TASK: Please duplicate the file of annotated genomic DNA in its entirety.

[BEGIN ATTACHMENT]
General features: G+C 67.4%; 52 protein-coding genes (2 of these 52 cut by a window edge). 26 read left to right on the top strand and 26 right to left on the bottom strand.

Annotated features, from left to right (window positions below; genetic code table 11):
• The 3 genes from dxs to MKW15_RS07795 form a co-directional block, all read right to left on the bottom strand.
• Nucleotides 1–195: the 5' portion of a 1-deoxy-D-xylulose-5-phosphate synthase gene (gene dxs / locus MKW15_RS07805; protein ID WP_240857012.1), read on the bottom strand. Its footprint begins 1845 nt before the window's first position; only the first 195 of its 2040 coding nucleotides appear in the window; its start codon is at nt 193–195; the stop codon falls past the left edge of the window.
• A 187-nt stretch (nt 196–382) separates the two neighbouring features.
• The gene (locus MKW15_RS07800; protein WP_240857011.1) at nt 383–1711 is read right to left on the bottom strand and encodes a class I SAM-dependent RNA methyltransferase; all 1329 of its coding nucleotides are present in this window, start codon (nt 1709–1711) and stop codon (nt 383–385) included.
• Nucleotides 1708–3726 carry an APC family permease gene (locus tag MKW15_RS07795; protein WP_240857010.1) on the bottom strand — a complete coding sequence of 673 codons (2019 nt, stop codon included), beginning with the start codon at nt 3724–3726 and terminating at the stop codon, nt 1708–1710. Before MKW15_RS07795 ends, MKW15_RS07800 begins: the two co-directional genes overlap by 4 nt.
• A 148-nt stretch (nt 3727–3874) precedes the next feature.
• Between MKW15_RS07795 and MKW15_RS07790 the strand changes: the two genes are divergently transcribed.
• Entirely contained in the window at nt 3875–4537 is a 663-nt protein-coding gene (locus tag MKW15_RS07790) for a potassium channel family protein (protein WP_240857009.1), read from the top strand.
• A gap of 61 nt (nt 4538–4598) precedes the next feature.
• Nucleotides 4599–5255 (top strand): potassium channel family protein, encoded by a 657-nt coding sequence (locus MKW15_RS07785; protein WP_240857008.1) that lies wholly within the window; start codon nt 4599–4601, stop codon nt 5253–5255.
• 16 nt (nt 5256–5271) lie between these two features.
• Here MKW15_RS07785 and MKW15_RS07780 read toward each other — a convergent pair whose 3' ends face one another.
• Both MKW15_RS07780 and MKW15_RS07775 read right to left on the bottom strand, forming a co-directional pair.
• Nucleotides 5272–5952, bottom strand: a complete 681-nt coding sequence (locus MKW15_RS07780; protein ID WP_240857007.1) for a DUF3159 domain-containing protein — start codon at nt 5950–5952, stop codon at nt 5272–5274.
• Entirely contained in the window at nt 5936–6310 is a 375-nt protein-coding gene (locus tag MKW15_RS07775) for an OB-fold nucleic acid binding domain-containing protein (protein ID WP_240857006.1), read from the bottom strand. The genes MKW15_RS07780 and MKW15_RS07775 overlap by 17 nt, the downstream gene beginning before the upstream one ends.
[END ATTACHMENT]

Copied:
General features: G+C 67.4%; 52 protein-coding genes (2 of these 52 cut by a window edge). 26 read left to right on the top strand and 26 right to left on the bottom strand.

Annotated features, from left to right (window positions below; genetic code table 11):
• The 3 genes from dxs to MKW15_RS07795 form a co-directional block, all read right to left on the bottom strand.
• Nucleotides 1–195: the 5' portion of a 1-deoxy-D-xylulose-5-phosphate synthase gene (gene dxs / locus MKW15_RS07805; protein ID WP_240857012.1), read on the bottom strand. Its footprint begins 1845 nt before the window's first position; only the first 195 of its 2040 coding nucleotides appear in the window; its start codon is at nt 193–195; the stop codon falls past the left edge of the window.
• A 187-nt stretch (nt 196–382) separates the two neighbouring features.
• The gene (locus MKW15_RS07800; protein WP_240857011.1) at nt 383–1711 is read right to left on the bottom strand and encodes a class I SAM-dependent RNA methyltransferase; all 1329 of its coding nucleotides are present in this window, start codon (nt 1709–1711) and stop codon (nt 383–385) included.
• Nucleotides 1708–3726 carry an APC family permease gene (locus tag MKW15_RS07795; protein WP_240857010.1) on the bottom strand — a complete coding sequence of 673 codons (2019 nt, stop codon included), beginning with the start codon at nt 3724–3726 and terminating at the stop codon, nt 1708–1710. Before MKW15_RS07795 ends, MKW15_RS07800 begins: the two co-directional genes overlap by 4 nt.
• A 148-nt stretch (nt 3727–3874) precedes the next feature.
• Between MKW15_RS07795 and MKW15_RS07790 the strand changes: the two genes are divergently transcribed.
• Entirely contained in the window at nt 3875–4537 is a 663-nt protein-coding gene (locus tag MKW15_RS07790) for a potassium channel family protein (protein WP_240857009.1), read from the top strand.
• A gap of 61 nt (nt 4538–4598) precedes the next feature.
• Nucleotides 4599–5255 (top strand): potassium channel family protein, encoded by a 657-nt coding sequence (locus MKW15_RS07785; protein WP_240857008.1) that lies wholly within the window; start codon nt 4599–4601, stop codon nt 5253–5255.
• 16 nt (nt 5256–5271) lie between these two features.
• Here MKW15_RS07785 and MKW15_RS07780 read toward each other — a convergent pair whose 3' ends face one another.
• Both MKW15_RS07780 and MKW15_RS07775 read right to left on the bottom strand, forming a co-directional pair.
• Nucleotides 5272–5952, bottom strand: a complete 681-nt coding sequence (locus MKW15_RS07780; protein ID WP_240857007.1) for a DUF3159 domain-containing protein — start codon at nt 5950–5952, stop codon at nt 5272–5274.
• Entirely contained in the window at nt 5936–6310 is a 375-nt protein-coding gene (locus tag MKW15_RS07775) for an OB-fold nucleic acid binding domain-containing protein (protein ID WP_240857006.1), read from the bottom strand. The genes MKW15_RS07780 and MKW15_RS07775 overlap by 17 nt, the downstream gene beginning before the upstream one ends.